Imagine walking out of your office for three days — without having to request time off — to celebrate New Year? In Cambodia, and in a small community in Vietnam, April 13 to 15 is devoted to purification ceremonies, temple visits, and playing traditional games with family and friends.

Source: Stephanie Keith / Getty Images

4. Chinese New Year
> Country where calendar is observed: China
> Name of new year: Chūn jié
> Date of new year: Between Jan. 21 and Feb. 20

The Chinese New Year falls on different dates every year because it is based on the lunar calendar. The official holiday is seven days long, but the celebration typically lasts for more than two weeks. More specifically, the celebration begins on the Lunar New Year’s Eve and lasts for 15 days. 2018 is the year of the dog and will be celebrated with a week off from work, eating traditional foods such as eight treasures rice and watching dancing dragon performances. The celebrations close with the Festival of Lanterns.

[in-text-ad-2]

Source: Khokarahman / Wikimedia Commons

5. Marwari and Gujarati New Year
> Country where calendar is observed: India
> Name of new year: Diwali
> Date of new year: Mid-October-mid-November

Otherwise known as the Festival of Lights, Diwali falls between mid-October to mid-November, depending on the moon’s cycle. This year, Diwali will fall on Nov. 7, but celebrations will have begun two days prior and last until Nov. 9 for a total of five days. Diwali, the third day, is the most important day of the festival. On this day, observers say special prayers to several gods and goddesses and scatter lit candles and small clay lamps throughout the house.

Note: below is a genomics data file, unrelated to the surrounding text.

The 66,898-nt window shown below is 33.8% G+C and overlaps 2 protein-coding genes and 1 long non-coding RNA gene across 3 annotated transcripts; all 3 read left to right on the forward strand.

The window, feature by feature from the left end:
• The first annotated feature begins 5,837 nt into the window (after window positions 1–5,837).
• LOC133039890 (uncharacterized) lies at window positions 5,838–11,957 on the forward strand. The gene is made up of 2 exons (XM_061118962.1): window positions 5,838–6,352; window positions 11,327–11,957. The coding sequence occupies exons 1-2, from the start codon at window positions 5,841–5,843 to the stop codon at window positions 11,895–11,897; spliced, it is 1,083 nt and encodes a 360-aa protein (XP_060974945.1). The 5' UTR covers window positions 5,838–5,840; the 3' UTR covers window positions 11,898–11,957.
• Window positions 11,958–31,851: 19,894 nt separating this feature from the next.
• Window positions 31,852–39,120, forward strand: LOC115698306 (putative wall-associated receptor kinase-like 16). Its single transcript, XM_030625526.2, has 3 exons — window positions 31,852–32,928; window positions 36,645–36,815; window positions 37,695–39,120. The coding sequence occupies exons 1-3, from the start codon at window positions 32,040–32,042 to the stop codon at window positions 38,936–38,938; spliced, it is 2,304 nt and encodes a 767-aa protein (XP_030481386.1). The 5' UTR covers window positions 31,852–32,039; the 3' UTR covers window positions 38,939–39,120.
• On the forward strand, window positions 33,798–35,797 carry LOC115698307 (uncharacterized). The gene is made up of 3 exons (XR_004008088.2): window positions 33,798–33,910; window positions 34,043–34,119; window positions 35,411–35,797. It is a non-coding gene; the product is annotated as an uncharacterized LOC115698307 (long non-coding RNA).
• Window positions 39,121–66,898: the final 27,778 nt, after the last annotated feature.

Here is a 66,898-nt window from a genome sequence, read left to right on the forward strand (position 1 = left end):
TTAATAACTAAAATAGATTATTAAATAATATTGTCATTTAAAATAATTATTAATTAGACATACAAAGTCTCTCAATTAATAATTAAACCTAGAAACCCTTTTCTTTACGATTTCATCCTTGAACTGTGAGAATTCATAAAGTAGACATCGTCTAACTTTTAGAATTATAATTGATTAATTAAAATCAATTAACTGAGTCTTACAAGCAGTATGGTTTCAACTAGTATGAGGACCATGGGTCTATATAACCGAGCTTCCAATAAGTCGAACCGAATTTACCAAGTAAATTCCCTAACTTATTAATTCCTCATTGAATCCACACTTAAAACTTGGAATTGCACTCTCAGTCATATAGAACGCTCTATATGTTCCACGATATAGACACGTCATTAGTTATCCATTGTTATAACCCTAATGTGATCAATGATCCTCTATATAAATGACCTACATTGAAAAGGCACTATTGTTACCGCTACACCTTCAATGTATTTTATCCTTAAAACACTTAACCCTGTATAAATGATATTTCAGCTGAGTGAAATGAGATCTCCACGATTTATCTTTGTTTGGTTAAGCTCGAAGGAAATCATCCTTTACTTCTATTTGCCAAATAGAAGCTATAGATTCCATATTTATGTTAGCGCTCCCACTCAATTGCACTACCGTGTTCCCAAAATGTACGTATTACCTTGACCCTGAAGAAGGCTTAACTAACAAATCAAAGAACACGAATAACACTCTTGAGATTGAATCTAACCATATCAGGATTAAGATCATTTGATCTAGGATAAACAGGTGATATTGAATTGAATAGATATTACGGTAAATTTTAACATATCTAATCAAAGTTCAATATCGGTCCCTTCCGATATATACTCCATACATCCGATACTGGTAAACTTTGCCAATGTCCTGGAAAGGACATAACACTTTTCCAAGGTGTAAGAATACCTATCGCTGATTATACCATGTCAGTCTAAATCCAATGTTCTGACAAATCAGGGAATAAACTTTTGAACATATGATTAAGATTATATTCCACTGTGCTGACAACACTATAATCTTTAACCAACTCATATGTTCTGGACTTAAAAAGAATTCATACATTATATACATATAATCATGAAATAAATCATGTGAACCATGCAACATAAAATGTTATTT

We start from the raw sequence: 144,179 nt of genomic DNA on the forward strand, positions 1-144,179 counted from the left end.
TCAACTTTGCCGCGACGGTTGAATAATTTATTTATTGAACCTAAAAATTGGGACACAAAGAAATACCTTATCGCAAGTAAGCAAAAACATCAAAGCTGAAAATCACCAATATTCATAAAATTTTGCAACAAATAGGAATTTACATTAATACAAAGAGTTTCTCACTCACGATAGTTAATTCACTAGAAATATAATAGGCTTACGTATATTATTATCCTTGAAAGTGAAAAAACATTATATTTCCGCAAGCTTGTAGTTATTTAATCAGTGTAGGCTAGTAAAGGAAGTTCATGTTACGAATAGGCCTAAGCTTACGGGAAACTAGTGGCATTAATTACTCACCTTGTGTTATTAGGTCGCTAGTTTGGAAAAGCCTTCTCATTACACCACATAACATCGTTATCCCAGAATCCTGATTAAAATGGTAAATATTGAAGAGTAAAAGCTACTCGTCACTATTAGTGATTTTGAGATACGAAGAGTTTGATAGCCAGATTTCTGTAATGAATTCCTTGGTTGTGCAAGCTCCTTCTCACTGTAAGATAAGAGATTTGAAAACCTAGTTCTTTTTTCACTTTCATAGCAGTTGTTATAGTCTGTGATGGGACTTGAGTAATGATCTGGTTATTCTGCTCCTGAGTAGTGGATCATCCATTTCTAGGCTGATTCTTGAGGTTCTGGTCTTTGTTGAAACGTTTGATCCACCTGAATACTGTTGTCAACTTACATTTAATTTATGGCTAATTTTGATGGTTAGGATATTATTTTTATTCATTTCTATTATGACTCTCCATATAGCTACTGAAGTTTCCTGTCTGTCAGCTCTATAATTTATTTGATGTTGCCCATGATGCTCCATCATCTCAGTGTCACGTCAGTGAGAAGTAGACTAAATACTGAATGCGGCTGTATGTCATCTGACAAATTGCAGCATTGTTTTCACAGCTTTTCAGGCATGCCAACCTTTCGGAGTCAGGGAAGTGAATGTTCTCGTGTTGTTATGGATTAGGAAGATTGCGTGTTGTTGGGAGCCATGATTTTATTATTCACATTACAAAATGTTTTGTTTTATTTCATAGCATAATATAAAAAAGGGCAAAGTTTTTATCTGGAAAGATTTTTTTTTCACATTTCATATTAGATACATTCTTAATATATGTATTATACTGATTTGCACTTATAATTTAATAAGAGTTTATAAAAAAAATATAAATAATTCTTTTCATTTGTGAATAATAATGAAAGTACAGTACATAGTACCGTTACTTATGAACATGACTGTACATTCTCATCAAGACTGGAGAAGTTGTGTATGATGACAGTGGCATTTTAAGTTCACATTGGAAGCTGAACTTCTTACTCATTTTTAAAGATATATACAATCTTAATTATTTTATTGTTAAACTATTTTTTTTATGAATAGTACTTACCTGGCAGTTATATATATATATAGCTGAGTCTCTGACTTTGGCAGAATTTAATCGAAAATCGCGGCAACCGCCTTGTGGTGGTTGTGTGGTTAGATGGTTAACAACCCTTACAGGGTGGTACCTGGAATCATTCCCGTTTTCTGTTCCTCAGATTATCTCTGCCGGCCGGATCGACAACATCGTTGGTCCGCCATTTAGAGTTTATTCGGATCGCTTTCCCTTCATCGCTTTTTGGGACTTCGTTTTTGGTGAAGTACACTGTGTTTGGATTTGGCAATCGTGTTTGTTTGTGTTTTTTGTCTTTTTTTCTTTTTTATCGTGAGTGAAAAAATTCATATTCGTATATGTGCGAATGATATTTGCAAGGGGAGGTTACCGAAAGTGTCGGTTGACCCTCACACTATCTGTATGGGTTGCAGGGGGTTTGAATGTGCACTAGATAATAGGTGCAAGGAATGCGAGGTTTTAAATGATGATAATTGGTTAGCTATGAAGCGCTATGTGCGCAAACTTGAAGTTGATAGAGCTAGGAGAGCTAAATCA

Source: Aivita / iStock

6. Eastern Orthodox Church New Year
> Country where calendar is observed: Russia, Macedonia, Serbia, Ukraine
> Name of new year: N/A
> Date of new year: Jan. 14

Like the Gregorian New Year celebration, the Julian New Year is celebrated by people of the Orthodox Church with entertainment, fireworks, lots of drinking, and consuming large meals. In Macedonia, it is traditional to eat homemade pita bread with a coin inside. Whoever finds the coin is said to have luck the next year.

[in-text-ad]

Source: myeralan / Wikimedia Commons

7. Ethiopian New Year
> Country where calendar is observed: Ethiopia
> Name of new year: Enkutatash
> Date of new year: Sept. 11

Sept. 11 marks the day of the new year in Ethiopia. By this time, the lengthy rain season has come to a close, leaving behind a countryside flourishing in yellow daisies. That’s fitting because Enkutatash in Amharic, the native language of Ethiopia, translates to “gift of jewels.” To celebrate New Year’s, Ethiopians sing songs unique to the day and exchange bouquets of flowers. Of course, there is plenty of eating and drinking, too.

Source: radiant guy / Flickr

8. Islamic New Year
> Country where calendar is observed: Muslim populations worldwide
> Name of new year: Hijri
> Date of new year: Sept. 22

The Islamic New Year marks the journey of the prophet Muhammad from Mecca to Medina. Muslims often make resolutions on the new year. However, the occasion and the sacred month of Muharram are observed differently by the two largest branches of Islam, Shiite and Sunni. Shiite pilgrims journey to their holiest sites to commemorate a seventh-century battle, while Sunnis fast to celebrate the victory of Moses over an Egyptian pharaoh.

Source: Abhijit Tembhekar / Flickr

9. Hindu New Year
> Country where calendar is observed: Hindu populations worldwide
> Name of new year: Vikram Sawant
> Date of new year: Varies